Recently I discovered the poem Stubborn Ounces by author, poet, and psychologist Bonaro W. Overstreet.  It captures perfectly the way I am choosing to act in my life. And it captures the spirit of active hope – and why it’s so important to understand the impact of our choices and our behaviors on our collective future.

Stubborn Ounces by Bonaro W. Overstreet

(To One Who Doubts the Worth of
Doing Anything If You Can’t Do Everything)

You say the little efforts that I make
will do no good: they never will prevail
to tip the hovering scale
where Justice hangs in balance.

I don’t think I ever thought they would.
But I am prejudiced beyond debate
in favor of my right to choose which side
shall feel the stubborn ounces of my weight.

Adding your weight to the future 

How can I bring “stubborn ounces” to the future I’d like to see for the generations that follow me?

The UN has declared a code red for humanity. In fact, there are flashing warning signs on climate, hunger, social justice, and how we structure our economy.  The way we have been acting, leading, and organizing in the last 100 + years has caught up with us. We are now facing the consequences of our past decisions.

Last week I wrote about the need to change our minds in order to change everything.  Over the last two years, I have noticed I’m accelerating the questioning and clearing of deep background assumptions I have been taught and held tightly for much of my life.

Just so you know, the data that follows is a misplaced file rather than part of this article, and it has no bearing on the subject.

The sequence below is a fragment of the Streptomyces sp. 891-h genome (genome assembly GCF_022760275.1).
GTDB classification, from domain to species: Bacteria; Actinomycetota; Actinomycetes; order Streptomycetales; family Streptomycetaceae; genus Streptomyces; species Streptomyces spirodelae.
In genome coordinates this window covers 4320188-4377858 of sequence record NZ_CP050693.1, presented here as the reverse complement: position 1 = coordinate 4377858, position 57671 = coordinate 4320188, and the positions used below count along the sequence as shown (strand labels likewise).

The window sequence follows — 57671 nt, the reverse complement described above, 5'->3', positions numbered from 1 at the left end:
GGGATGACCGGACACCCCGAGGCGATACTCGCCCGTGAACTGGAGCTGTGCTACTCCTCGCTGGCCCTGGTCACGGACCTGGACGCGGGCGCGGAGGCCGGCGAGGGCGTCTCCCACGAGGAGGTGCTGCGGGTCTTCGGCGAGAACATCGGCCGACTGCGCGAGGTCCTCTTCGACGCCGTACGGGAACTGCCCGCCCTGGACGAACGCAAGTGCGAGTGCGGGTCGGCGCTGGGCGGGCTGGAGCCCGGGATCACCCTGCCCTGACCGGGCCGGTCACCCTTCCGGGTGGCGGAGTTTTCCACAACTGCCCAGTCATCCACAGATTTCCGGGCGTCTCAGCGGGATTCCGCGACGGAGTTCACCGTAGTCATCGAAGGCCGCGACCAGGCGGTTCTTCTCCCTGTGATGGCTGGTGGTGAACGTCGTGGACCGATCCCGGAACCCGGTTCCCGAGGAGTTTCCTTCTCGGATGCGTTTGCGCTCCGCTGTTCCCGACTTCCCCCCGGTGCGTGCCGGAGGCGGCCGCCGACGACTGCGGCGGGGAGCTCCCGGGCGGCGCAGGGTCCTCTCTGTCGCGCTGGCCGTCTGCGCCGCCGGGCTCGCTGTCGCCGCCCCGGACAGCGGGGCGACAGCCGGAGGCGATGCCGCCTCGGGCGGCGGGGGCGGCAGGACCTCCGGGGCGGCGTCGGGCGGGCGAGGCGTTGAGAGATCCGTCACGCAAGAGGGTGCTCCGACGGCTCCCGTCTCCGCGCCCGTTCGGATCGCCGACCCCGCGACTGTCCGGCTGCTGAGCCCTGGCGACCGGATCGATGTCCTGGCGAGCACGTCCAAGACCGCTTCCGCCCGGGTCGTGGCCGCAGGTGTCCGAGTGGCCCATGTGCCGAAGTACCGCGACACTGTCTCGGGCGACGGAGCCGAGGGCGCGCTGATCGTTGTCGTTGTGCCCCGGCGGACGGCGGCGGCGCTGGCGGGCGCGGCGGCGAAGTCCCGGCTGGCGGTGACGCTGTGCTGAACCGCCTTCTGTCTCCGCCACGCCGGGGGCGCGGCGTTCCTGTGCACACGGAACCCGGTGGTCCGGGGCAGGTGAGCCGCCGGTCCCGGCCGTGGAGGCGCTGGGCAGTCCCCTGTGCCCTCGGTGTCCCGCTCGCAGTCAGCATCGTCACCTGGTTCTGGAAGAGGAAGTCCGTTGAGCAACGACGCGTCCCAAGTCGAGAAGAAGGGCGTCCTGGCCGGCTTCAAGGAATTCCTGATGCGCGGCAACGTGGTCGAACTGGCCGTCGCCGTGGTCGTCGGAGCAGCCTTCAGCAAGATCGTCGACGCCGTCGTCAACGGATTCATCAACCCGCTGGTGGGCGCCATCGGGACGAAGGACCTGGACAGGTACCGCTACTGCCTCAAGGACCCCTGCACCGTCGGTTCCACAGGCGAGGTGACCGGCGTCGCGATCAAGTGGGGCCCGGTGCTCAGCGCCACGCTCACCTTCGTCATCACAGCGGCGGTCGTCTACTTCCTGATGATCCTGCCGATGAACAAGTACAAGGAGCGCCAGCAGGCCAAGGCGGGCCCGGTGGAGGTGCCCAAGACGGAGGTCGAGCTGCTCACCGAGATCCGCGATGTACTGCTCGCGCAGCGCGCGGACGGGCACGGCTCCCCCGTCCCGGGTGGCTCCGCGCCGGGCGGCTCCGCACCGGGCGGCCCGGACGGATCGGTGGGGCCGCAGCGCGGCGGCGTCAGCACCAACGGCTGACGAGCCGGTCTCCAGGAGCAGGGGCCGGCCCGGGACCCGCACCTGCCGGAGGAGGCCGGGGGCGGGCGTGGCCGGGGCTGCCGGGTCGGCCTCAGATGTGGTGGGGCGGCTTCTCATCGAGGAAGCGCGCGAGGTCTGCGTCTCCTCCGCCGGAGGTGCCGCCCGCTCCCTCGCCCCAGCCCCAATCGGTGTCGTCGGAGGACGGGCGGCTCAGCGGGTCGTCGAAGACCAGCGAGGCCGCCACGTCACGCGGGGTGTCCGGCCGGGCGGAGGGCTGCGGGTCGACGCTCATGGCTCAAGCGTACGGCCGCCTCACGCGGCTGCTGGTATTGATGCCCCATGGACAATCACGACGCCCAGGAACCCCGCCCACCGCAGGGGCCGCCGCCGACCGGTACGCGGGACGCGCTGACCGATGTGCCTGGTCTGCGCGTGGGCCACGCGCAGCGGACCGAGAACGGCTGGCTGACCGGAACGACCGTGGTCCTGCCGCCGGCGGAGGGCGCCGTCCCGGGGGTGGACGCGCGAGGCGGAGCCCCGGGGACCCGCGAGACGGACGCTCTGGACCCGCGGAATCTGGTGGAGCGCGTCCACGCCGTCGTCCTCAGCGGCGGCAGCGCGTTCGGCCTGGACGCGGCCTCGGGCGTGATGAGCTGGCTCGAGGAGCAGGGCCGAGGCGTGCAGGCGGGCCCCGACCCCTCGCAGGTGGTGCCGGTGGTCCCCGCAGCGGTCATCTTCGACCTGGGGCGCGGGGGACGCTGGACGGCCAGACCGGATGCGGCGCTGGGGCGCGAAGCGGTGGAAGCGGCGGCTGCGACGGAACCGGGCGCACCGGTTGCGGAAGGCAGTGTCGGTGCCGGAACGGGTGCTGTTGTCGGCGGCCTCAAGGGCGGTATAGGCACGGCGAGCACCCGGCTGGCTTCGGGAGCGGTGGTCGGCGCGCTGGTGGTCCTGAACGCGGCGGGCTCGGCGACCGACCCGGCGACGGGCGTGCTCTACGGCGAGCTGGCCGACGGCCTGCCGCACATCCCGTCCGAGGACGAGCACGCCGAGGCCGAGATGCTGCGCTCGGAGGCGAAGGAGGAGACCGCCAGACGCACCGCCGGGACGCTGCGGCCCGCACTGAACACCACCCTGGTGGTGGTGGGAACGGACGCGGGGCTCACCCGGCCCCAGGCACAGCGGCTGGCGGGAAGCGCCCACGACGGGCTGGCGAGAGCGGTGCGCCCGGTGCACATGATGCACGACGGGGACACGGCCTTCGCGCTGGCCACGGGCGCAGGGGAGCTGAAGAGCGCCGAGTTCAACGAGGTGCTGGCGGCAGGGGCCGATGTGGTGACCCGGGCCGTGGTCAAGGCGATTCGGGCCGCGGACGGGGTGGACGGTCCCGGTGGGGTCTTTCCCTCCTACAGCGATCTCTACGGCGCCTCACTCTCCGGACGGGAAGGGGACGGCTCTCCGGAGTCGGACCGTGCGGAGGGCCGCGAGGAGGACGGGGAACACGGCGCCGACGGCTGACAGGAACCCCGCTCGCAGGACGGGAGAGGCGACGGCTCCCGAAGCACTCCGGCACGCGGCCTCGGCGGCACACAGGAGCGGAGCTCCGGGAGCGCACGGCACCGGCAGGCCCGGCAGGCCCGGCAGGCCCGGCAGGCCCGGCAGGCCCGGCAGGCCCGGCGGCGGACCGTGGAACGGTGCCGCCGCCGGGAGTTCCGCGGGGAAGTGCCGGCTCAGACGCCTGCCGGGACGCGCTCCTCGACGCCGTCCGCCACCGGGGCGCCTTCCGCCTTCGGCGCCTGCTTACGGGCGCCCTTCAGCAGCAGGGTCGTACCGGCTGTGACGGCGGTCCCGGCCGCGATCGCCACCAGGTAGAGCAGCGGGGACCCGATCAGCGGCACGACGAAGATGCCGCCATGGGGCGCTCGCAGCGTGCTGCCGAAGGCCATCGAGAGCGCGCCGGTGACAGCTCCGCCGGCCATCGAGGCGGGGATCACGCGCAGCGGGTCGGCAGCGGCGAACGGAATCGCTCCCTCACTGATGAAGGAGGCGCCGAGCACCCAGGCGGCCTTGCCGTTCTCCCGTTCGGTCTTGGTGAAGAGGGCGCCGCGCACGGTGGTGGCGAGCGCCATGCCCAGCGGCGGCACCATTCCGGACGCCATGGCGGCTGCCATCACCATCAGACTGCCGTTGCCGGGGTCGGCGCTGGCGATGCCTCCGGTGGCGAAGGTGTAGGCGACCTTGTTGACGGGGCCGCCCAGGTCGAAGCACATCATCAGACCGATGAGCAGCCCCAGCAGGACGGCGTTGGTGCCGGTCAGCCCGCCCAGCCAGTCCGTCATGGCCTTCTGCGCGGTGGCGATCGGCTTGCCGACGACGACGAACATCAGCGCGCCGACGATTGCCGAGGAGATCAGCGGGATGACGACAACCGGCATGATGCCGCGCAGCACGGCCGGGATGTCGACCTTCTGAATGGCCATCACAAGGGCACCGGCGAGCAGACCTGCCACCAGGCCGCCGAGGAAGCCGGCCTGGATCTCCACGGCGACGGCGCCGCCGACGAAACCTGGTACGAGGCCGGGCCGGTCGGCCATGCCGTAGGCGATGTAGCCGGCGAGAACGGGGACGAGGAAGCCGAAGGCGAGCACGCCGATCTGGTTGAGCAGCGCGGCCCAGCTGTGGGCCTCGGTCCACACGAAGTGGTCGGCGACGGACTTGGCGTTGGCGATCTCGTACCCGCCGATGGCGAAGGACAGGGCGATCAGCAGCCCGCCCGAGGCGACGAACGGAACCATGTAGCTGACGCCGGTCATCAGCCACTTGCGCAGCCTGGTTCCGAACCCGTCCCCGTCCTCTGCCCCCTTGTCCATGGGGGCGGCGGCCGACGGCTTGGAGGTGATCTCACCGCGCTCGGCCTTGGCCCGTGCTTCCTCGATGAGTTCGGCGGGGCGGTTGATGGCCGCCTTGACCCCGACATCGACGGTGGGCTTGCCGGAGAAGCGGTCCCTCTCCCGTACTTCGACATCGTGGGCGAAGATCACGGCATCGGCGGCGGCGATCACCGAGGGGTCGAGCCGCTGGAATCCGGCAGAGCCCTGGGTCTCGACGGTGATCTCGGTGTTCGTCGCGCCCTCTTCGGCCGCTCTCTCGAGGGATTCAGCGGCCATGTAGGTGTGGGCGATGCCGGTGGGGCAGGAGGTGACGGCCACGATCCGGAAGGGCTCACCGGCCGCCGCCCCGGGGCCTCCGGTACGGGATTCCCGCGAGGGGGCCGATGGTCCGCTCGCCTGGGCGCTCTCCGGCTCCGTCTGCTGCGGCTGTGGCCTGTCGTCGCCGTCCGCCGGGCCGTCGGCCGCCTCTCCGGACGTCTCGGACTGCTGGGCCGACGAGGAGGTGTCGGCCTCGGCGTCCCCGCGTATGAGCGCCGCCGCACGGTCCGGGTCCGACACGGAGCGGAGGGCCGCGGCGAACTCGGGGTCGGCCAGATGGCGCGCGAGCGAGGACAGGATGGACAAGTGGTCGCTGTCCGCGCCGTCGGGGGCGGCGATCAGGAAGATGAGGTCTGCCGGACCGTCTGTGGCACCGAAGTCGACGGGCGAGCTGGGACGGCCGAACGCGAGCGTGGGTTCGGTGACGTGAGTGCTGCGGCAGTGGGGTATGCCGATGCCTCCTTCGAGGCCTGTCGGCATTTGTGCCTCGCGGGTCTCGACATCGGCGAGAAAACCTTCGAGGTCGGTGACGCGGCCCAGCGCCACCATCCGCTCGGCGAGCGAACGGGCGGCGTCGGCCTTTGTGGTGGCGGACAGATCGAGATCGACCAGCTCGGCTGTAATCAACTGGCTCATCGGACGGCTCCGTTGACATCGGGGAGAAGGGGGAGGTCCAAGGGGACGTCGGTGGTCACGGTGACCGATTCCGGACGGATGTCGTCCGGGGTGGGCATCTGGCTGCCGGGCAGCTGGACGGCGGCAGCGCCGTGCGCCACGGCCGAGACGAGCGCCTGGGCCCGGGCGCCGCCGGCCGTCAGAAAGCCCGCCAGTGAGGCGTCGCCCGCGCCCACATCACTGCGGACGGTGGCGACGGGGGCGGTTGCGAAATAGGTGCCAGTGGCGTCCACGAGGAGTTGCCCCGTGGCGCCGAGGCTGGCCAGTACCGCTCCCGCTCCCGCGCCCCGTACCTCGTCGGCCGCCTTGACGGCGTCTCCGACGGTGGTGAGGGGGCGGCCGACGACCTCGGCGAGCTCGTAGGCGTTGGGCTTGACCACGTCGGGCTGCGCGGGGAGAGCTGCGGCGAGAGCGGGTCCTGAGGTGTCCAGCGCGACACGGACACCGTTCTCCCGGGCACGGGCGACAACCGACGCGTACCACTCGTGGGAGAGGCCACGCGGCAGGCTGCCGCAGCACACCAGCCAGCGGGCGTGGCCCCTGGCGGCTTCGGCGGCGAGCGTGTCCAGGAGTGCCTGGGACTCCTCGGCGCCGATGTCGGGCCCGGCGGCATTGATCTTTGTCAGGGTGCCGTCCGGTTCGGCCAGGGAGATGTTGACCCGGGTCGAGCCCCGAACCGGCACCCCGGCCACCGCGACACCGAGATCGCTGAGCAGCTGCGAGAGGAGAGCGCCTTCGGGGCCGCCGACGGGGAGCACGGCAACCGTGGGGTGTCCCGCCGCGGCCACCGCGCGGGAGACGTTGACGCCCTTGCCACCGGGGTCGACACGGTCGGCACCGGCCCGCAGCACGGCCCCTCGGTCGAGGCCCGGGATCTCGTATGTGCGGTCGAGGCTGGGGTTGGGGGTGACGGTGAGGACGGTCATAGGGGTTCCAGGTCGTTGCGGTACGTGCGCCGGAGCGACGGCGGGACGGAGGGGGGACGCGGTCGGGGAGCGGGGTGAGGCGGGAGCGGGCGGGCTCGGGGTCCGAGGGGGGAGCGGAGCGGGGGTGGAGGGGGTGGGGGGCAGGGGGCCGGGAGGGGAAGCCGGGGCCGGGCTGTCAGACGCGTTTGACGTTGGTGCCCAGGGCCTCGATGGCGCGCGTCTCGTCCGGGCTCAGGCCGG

Now I often find myself asking: Is this practice, thought pattern, or habit healing, and regenerative – or is it harmful and degenerating?

This question scales well, so sometimes I address it to the way I live my life. At other times, I apply the question to the individuals and organizations I’m currently consulting with. Sometimes, I ask the question as I examine the background assumptions shaping how leaders and politicians act, resist and take positions on issues.

A simple question like this, one that we can hold in our minds, can be a wonderful way to become more conscious of our actions. A core question like this one can also help us examine the ripple effects our actions have on the quality of our own lives, on other people, and on our community as a whole.

I invite you to reflect on the “stubborn ounces” of the weight you’re choosing to place on the quality of the future we’re creating for all those who will come after us. I’d like to know if you have any core questions that help you do that?